The Advanced Transit Vehicle Consortium (ATVC) was established in 1995 as a joint venture between Metro, the City of Los Angeles, the County of Los Angeles and the South Coast Air Quality Management District.
ATVC’s mission is to encourage the development of advanced transit vehicle technologies, particularly in areas of high capacity transit vehicles, low emission propulsion technologies, and advanced composite vehicle structures.
Additionally, ATVC serves in an advisory capacity to Metro’s Board of Directors and is responsible for helping Metro implement new transit technologies that can reduce emissions, improve operating efficiencies or provide enhancements in the quality of Metro’s transit services.
Registered in the State of California as an independent 501.C.3, ATVC has invested over $10 million in research and development projects in areas that show promise for improving transit services in the greater Los Angeles region.
Following ATVC recommendations, in 2002 LA Metro took steps to develop a bus fleet that used advanced, lightweight, all-composite vehicle structures. Since that time, LA Metro has become the world’s leading operator of advanced all-composite transit buses, and over 300 composite transit buses are currently in operation at LA Metro.
Metro has plans to procure several hundred more composite buses in the coming year. These composite buses have already proven to be highly durable and more cost effective than conventional transit buses.
In 2009, ATVC purchased and delivered six advanced hybrid buses, and these buses were put into revenue service. All six buses are currently operating daily as part of Metro’s bus fleet.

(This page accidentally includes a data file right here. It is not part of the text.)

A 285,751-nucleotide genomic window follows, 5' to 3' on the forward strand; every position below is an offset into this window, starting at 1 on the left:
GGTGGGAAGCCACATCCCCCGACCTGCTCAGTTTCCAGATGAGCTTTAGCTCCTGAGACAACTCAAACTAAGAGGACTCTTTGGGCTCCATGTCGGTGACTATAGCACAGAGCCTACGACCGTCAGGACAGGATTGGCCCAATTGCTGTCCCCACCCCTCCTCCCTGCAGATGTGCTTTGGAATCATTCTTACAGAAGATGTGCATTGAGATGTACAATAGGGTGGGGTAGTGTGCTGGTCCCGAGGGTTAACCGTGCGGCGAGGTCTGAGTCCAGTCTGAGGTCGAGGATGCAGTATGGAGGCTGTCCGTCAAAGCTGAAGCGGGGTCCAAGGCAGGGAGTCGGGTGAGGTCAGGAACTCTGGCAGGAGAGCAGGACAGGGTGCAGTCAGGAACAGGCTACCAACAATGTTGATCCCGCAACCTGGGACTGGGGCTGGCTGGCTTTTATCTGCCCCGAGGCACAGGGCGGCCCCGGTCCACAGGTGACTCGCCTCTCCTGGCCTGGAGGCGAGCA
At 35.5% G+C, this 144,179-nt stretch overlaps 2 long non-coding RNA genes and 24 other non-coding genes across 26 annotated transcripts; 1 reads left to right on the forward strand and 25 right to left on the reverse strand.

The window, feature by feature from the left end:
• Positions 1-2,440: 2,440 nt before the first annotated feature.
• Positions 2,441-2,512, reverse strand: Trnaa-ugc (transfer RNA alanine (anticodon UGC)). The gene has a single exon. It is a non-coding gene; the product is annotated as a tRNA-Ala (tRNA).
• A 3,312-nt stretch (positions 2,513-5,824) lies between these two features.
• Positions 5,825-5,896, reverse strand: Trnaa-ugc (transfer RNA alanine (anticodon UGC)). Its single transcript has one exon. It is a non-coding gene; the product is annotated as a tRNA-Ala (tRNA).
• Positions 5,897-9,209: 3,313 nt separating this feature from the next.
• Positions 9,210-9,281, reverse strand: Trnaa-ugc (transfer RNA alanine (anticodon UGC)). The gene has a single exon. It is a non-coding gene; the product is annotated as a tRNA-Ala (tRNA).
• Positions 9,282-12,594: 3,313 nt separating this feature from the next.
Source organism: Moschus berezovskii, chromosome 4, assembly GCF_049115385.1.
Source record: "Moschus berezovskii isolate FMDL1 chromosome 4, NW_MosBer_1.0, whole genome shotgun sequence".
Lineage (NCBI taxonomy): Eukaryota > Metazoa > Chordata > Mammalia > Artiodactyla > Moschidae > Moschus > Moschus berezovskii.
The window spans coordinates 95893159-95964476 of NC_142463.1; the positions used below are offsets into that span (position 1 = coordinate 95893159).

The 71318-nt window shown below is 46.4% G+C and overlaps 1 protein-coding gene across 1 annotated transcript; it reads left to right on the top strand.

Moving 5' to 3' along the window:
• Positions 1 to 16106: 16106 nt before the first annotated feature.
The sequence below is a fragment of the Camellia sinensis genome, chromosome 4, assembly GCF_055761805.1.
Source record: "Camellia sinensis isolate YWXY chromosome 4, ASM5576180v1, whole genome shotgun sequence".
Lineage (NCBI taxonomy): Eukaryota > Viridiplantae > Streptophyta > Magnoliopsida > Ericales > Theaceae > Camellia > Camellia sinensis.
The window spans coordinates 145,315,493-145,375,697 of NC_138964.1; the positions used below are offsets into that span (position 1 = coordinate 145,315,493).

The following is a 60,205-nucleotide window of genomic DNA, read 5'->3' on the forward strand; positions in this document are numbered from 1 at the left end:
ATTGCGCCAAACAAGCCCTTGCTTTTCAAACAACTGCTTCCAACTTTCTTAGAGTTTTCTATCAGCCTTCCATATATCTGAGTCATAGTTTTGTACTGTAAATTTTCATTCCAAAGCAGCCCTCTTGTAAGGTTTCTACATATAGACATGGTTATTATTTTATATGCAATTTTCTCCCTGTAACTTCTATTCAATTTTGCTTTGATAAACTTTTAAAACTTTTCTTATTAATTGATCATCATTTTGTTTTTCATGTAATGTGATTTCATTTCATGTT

ATVC has partnered with ISE Research in San Diego to convert one Metro bus into all-electric operation. A Metro bus was delivered to ISE in 2008 for this modification work, and the modified vehicle is scheduled to be delivered back to Metro in late 2010.
As a follow-up to the Hybrid Bus demonstration, ATVC has continued to experiment with vehicle electrification, and continues to experiment with electrification of several key vehicle components, including all-electric vehicle cooling systems and air conditioners. The goal of this program is to further improve the efficiency and reliability of these systems.
In 2007, ATVC and AQMD partnered with City Engines of Reno, NV, to explore the development of a new engine that can run on a blended gaseous fuel made up of 30% hydrogen and 70% methane. This technology was demonstrated in a test cell successfully, but the project partners lacked the resources to implement this technology in actual vehicle operation. Project activities were suspended in 2008.
900 Lyon Street
Los Angeles, CA 90012
Pam O’Conner/Michael Bohlke, Chair
Michael Antonovich/Michael Cano
Dr. William Burke/Dr. Chung Liu
Antonio Villaraigosa/Jaime De La Vega
Zev Yaroslavsky/Vivian Rescalvo
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